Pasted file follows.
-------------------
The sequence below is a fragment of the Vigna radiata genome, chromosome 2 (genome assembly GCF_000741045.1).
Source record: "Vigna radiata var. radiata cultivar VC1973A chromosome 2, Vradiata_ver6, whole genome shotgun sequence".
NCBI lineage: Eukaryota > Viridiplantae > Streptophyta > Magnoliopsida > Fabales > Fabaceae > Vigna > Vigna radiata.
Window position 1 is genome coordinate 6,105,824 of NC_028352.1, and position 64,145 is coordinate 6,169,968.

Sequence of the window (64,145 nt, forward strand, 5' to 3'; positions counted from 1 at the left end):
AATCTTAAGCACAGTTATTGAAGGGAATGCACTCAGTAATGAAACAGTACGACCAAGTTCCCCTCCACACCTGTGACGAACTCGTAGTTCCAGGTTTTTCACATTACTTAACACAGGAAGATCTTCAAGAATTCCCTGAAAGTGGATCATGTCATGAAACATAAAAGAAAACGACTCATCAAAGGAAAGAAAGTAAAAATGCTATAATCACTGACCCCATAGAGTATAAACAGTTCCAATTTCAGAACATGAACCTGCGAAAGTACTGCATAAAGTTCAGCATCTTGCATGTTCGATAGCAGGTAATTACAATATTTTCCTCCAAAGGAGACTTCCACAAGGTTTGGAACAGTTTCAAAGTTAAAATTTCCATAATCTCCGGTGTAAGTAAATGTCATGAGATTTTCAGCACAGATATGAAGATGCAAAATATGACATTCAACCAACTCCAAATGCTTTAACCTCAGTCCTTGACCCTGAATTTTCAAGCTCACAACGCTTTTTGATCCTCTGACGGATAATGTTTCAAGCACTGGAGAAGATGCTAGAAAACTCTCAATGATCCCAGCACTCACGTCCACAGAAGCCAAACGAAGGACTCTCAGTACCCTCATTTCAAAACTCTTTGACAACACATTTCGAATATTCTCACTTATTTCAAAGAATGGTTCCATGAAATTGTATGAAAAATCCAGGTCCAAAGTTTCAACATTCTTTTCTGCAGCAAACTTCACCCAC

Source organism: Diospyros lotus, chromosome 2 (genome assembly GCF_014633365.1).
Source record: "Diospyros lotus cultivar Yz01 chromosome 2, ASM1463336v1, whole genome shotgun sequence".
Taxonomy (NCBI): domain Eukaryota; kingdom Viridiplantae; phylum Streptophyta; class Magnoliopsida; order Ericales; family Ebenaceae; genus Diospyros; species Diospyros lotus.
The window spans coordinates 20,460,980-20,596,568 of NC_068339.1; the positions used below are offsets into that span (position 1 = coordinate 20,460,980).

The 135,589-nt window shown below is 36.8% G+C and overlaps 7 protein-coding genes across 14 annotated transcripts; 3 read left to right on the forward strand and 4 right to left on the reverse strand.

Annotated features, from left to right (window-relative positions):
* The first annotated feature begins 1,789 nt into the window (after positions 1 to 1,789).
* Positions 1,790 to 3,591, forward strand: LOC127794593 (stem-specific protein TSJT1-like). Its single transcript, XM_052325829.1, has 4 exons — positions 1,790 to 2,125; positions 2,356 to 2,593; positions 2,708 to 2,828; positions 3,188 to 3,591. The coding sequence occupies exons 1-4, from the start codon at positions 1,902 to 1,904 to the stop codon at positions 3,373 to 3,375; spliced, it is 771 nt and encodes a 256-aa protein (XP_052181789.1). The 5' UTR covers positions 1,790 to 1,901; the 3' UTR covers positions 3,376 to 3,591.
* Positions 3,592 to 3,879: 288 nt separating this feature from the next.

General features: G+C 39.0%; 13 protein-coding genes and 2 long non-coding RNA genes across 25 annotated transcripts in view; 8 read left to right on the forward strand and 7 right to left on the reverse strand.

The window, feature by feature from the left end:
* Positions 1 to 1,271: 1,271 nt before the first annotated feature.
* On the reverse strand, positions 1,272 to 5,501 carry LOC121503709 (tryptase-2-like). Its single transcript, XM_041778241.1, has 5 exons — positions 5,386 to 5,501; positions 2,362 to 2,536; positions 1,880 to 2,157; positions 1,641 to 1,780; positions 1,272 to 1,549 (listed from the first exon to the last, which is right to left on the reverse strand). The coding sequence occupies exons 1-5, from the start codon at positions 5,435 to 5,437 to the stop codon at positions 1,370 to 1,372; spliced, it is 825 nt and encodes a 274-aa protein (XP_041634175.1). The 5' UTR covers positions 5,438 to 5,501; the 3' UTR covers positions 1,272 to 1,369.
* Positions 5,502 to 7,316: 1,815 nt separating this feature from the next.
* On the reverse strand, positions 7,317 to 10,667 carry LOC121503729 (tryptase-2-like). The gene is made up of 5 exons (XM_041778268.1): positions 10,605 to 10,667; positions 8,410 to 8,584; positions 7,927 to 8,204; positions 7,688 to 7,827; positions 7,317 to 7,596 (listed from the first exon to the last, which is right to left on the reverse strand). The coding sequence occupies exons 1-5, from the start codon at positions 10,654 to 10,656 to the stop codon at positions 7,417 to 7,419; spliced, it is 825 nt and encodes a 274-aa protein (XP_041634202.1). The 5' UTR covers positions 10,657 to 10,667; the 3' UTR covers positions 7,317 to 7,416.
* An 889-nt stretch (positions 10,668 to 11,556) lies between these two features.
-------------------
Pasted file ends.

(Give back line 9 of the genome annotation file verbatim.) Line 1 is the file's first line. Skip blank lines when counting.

Taxonomy (NCBI): domain Eukaryota; kingdom Viridiplantae; phylum Streptophyta; class Magnoliopsida; order Ericales; family Ebenaceae; genus Diospyros; species Diospyros lotus.